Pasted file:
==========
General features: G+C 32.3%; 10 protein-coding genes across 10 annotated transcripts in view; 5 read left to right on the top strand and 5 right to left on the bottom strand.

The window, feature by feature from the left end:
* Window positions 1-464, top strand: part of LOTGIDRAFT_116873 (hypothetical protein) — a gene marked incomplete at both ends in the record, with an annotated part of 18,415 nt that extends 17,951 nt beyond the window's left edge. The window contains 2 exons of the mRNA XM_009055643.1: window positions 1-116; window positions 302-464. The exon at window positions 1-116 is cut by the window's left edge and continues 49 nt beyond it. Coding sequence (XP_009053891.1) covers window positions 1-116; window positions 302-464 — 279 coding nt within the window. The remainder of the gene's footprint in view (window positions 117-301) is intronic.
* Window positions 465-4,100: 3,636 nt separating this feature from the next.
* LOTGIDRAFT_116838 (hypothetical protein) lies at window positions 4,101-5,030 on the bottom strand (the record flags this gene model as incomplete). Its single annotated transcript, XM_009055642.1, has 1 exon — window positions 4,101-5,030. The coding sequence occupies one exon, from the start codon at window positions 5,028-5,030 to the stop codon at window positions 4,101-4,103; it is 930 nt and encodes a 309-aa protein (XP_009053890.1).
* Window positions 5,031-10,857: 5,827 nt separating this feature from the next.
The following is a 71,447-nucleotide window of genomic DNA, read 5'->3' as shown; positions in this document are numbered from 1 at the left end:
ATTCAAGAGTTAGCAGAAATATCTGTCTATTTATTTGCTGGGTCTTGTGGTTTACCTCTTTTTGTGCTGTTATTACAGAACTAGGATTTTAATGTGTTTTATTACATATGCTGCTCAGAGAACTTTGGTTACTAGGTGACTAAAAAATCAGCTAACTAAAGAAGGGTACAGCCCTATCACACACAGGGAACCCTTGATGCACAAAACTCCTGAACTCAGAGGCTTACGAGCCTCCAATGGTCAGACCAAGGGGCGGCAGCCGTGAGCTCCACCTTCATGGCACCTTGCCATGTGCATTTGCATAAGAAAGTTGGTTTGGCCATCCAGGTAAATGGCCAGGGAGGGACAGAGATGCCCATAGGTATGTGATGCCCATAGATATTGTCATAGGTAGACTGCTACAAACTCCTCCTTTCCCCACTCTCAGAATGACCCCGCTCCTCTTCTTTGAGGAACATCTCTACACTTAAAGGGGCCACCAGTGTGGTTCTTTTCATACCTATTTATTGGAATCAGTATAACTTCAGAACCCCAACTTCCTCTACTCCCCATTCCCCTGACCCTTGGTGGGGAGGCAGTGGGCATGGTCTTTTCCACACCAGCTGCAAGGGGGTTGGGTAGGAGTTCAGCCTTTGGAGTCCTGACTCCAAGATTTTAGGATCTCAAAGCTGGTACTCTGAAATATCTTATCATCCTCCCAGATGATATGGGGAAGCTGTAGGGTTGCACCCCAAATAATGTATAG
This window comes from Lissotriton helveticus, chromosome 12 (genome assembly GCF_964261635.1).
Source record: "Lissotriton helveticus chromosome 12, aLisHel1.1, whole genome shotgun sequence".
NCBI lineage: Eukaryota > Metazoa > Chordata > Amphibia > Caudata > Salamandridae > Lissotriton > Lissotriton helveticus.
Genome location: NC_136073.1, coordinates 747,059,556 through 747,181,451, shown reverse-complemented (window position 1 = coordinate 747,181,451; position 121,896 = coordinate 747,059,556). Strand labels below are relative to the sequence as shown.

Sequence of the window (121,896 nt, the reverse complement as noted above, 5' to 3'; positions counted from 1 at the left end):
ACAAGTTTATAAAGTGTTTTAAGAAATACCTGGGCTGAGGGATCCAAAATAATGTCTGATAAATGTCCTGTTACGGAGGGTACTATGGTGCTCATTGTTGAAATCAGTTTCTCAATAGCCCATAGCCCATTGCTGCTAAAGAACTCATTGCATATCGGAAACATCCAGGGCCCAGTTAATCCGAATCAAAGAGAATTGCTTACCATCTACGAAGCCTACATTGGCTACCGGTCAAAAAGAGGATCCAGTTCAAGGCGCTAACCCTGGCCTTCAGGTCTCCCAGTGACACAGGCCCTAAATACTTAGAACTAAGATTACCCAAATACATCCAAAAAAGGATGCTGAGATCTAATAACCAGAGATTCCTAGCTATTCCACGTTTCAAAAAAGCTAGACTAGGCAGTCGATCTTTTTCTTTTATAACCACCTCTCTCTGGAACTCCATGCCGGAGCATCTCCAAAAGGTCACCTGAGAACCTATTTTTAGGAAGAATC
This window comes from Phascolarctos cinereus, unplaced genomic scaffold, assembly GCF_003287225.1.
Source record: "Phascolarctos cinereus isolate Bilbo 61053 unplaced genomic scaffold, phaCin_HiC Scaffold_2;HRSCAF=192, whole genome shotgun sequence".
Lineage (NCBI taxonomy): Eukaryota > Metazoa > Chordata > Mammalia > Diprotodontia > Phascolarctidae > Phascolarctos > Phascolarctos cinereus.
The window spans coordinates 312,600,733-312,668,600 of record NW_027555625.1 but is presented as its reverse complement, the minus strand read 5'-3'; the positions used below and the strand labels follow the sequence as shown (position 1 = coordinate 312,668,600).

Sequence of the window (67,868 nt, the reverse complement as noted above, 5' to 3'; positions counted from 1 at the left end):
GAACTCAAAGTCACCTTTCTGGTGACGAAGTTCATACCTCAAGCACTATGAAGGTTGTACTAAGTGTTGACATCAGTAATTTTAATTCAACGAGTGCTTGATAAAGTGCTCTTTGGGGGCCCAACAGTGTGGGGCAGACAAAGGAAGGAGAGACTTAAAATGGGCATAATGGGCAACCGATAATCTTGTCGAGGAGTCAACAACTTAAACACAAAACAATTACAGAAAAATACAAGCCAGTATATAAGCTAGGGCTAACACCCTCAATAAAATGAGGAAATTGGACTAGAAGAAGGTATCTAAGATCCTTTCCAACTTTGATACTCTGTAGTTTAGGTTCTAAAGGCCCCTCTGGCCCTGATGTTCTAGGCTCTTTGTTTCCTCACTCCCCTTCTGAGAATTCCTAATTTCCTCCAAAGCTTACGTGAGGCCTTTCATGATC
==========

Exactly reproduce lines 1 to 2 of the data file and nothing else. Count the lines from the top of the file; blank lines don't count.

General features: G+C 32.3%; 10 protein-coding genes across 10 annotated transcripts in view; 5 read left to right on the top strand and 5 right to left on the bottom strand.

The window, feature by feature from the left end: